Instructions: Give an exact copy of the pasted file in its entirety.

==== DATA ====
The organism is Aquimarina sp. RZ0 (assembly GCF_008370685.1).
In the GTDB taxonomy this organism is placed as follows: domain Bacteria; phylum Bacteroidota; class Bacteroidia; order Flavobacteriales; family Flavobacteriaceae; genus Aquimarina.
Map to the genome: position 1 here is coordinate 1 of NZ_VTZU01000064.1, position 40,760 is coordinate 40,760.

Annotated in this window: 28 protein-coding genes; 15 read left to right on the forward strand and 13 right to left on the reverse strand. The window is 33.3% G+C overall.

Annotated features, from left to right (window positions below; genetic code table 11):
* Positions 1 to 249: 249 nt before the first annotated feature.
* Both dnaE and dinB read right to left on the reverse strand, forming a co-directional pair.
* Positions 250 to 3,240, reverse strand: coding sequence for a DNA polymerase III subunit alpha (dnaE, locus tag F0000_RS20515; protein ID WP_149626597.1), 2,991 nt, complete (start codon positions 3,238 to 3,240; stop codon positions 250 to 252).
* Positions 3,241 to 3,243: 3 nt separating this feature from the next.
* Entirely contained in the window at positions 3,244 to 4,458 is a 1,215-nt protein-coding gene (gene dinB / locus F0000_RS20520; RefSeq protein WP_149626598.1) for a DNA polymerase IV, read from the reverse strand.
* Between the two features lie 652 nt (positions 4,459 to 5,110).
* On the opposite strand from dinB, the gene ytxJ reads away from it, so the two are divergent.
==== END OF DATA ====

The organism is Aquimarina sp. RZ0 (assembly GCF_008370685.1).
In the GTDB taxonomy this organism is placed as follows: domain Bacteria; phylum Bacteroidota; class Bacteroidia; order Flavobacteriales; family Flavobacteriaceae; genus Aquimarina.
Map to the genome: position 1 here is coordinate 1 of NZ_VTZU01000064.1, position 40,760 is coordinate 40,760.

Annotated in this window: 28 protein-coding genes; 15 read left to right on the forward strand and 13 right to left on the reverse strand. The window is 33.3% G+C overall.

Annotated features, from left to right (window positions below; genetic code table 11):
* Positions 1 to 249: 249 nt before the first annotated feature.
* Both dnaE and dinB read right to left on the reverse strand, forming a co-directional pair.
* Positions 250 to 3,240, reverse strand: coding sequence for a DNA polymerase III subunit alpha (dnaE, locus tag F0000_RS20515; protein ID WP_149626597.1), 2,991 nt, complete (start codon positions 3,238 to 3,240; stop codon positions 250 to 252).
* Positions 3,241 to 3,243: 3 nt separating this feature from the next.
* Entirely contained in the window at positions 3,244 to 4,458 is a 1,215-nt protein-coding gene (gene dinB / locus F0000_RS20520; RefSeq protein WP_149626598.1) for a DNA polymerase IV, read from the reverse strand.
* Between the two features lie 652 nt (positions 4,459 to 5,110).
* On the opposite strand from dinB, the gene ytxJ reads away from it, so the two are divergent.